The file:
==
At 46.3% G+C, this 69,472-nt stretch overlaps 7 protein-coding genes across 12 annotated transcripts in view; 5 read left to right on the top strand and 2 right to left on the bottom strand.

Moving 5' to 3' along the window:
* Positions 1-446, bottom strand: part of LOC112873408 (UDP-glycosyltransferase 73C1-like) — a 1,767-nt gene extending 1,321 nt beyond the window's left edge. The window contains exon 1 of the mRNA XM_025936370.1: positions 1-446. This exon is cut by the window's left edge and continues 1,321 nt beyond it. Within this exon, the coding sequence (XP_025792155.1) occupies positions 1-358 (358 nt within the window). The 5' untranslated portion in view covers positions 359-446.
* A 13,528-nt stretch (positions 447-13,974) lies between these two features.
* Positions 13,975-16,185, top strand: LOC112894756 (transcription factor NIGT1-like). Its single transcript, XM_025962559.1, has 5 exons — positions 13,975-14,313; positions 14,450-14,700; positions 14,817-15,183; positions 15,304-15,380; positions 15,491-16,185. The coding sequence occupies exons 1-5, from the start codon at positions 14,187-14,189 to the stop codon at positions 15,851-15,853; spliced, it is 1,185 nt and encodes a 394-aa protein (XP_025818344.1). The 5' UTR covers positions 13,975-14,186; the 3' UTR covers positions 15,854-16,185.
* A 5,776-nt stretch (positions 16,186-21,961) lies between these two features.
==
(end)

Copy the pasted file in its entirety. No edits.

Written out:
At 46.3% G+C, this 69,472-nt stretch overlaps 7 protein-coding genes across 12 annotated transcripts in view; 5 read left to right on the top strand and 2 right to left on the bottom strand.

Moving 5' to 3' along the window:
* Positions 1-446, bottom strand: part of LOC112873408 (UDP-glycosyltransferase 73C1-like) — a 1,767-nt gene extending 1,321 nt beyond the window's left edge. The window contains exon 1 of the mRNA XM_025936370.1: positions 1-446. This exon is cut by the window's left edge and continues 1,321 nt beyond it. Within this exon, the coding sequence (XP_025792155.1) occupies positions 1-358 (358 nt within the window). The 5' untranslated portion in view covers positions 359-446.
* A 13,528-nt stretch (positions 447-13,974) lies between these two features.
* Positions 13,975-16,185, top strand: LOC112894756 (transcription factor NIGT1-like). Its single transcript, XM_025962559.1, has 5 exons — positions 13,975-14,313; positions 14,450-14,700; positions 14,817-15,183; positions 15,304-15,380; positions 15,491-16,185. The coding sequence occupies exons 1-5, from the start codon at positions 14,187-14,189 to the stop codon at positions 15,851-15,853; spliced, it is 1,185 nt and encodes a 394-aa protein (XP_025818344.1). The 5' UTR covers positions 13,975-14,186; the 3' UTR covers positions 15,854-16,185.
* A 5,776-nt stretch (positions 16,186-21,961) lies between these two features.